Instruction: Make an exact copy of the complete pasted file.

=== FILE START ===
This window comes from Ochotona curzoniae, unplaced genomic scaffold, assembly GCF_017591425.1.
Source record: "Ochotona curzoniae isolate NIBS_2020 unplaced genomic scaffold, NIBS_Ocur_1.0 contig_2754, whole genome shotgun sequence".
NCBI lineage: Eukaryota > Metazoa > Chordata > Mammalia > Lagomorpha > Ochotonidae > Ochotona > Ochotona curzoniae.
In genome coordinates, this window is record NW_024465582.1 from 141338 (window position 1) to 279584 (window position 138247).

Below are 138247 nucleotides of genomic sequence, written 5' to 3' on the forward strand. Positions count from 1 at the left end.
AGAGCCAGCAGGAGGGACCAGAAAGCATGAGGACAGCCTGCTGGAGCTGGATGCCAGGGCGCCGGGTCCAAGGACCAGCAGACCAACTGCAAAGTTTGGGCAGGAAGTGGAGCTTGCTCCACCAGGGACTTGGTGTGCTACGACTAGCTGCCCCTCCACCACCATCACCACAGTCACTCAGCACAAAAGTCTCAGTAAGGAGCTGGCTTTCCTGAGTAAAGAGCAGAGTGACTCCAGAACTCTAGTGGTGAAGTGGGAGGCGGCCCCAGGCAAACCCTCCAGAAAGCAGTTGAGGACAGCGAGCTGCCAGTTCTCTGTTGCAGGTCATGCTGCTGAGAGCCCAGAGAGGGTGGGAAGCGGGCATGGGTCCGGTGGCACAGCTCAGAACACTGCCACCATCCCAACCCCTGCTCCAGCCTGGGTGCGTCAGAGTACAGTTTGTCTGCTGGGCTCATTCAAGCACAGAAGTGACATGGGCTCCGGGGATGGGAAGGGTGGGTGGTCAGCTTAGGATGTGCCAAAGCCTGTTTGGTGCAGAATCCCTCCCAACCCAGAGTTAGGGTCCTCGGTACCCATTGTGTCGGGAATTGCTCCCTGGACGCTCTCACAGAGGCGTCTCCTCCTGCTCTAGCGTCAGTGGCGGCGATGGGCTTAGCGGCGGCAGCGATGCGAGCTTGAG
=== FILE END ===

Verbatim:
This window comes from Ochotona curzoniae, unplaced genomic scaffold, assembly GCF_017591425.1.
Source record: "Ochotona curzoniae isolate NIBS_2020 unplaced genomic scaffold, NIBS_Ocur_1.0 contig_2754, whole genome shotgun sequence".
NCBI lineage: Eukaryota > Metazoa > Chordata > Mammalia > Lagomorpha > Ochotonidae > Ochotona > Ochotona curzoniae.
In genome coordinates, this window is record NW_024465582.1 from 141338 (window position 1) to 279584 (window position 138247).

Below are 138247 nucleotides of genomic sequence, written 5' to 3' on the forward strand. Positions count from 1 at the left end.
AGAGCCAGCAGGAGGGACCAGAAAGCATGAGGACAGCCTGCTGGAGCTGGATGCCAGGGCGCCGGGTCCAAGGACCAGCAGACCAACTGCAAAGTTTGGGCAGGAAGTGGAGCTTGCTCCACCAGGGACTTGGTGTGCTACGACTAGCTGCCCCTCCACCACCATCACCACAGTCACTCAGCACAAAAGTCTCAGTAAGGAGCTGGCTTTCCTGAGTAAAGAGCAGAGTGACTCCAGAACTCTAGTGGTGAAGTGGGAGGCGGCCCCAGGCAAACCCTCCAGAAAGCAGTTGAGGACAGCGAGCTGCCAGTTCTCTGTTGCAGGTCATGCTGCTGAGAGCCCAGAGAGGGTGGGAAGCGGGCATGGGTCCGGTGGCACAGCTCAGAACACTGCCACCATCCCAACCCCTGCTCCAGCCTGGGTGCGTCAGAGTACAGTTTGTCTGCTGGGCTCATTCAAGCACAGAAGTGACATGGGCTCCGGGGATGGGAAGGGTGGGTGGTCAGCTTAGGATGTGCCAAAGCCTGTTTGGTGCAGAATCCCTCCCAACCCAGAGTTAGGGTCCTCGGTACCCATTGTGTCGGGAATTGCTCCCTGGACGCTCTCACAGAGGCGTCTCCTCCTGCTCTAGCGTCAGTGGCGGCGATGGGCTTAGCGGCGGCAGCGATGCGAGCTTGAG